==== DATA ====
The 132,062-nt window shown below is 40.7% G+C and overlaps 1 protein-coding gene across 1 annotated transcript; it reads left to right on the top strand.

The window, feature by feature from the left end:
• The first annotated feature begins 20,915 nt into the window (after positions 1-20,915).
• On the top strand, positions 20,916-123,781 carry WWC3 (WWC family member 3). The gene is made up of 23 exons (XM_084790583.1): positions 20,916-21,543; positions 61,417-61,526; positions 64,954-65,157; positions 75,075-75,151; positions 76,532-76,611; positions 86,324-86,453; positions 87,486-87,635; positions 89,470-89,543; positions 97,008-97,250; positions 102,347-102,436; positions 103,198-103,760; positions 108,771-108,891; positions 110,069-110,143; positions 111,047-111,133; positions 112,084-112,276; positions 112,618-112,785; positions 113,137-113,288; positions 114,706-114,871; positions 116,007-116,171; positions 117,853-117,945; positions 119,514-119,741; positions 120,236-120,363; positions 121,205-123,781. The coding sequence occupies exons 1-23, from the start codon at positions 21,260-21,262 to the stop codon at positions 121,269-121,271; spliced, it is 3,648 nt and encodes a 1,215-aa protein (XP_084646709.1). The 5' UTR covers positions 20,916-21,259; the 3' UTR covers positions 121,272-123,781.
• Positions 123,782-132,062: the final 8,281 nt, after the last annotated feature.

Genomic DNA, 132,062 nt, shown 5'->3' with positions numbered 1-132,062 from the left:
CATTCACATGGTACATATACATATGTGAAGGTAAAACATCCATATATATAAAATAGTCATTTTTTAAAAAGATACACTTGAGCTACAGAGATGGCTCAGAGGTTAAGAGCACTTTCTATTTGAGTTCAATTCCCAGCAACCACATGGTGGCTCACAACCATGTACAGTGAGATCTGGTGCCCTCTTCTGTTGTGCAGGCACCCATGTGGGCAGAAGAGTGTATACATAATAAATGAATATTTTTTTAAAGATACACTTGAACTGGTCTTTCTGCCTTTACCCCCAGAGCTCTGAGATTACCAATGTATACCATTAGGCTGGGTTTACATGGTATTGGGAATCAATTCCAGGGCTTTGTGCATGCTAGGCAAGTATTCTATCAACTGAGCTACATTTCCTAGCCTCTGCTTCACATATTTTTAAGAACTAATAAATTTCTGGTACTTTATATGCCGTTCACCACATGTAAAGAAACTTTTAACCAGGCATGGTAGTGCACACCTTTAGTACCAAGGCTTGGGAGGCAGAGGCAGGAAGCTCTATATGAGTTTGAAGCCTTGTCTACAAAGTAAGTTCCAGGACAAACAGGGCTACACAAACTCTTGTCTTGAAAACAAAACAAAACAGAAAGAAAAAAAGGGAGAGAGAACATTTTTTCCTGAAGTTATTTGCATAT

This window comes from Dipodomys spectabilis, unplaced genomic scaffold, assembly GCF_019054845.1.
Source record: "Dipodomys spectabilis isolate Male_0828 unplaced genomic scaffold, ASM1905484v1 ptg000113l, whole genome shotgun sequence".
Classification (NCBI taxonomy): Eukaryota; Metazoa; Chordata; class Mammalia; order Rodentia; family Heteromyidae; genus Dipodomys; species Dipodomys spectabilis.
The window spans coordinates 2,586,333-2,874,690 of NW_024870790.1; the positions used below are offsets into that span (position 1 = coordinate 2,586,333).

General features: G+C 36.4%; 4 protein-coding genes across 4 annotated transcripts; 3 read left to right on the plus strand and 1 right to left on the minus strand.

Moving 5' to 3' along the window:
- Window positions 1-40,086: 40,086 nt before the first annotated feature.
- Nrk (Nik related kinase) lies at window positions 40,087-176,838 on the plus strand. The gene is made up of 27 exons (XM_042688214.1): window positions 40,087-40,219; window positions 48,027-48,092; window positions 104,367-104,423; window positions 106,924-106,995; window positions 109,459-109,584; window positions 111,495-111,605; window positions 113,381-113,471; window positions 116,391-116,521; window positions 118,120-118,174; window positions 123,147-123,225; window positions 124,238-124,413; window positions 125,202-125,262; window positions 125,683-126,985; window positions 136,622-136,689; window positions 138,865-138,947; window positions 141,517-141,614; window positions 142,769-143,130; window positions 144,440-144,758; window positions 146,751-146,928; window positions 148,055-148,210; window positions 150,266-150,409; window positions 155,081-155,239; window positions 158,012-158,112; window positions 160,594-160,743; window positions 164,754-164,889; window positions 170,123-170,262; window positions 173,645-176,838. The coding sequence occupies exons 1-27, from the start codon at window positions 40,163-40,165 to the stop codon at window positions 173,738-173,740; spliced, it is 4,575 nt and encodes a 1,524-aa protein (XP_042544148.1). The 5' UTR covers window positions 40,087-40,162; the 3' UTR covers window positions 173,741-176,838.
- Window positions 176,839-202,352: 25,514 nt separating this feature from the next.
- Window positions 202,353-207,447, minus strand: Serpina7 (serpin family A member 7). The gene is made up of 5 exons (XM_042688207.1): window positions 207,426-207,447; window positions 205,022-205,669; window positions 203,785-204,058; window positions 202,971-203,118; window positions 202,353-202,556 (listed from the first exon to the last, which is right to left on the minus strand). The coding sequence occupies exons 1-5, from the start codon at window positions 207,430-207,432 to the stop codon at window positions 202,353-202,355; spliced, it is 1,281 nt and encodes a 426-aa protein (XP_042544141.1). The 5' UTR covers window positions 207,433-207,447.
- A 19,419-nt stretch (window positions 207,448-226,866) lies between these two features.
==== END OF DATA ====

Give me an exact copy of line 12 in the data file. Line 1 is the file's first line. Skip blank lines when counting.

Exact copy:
General features: G+C 36.4%; 4 protein-coding genes across 4 annotated transcripts; 3 read left to right on the plus strand and 1 right to left on the minus strand.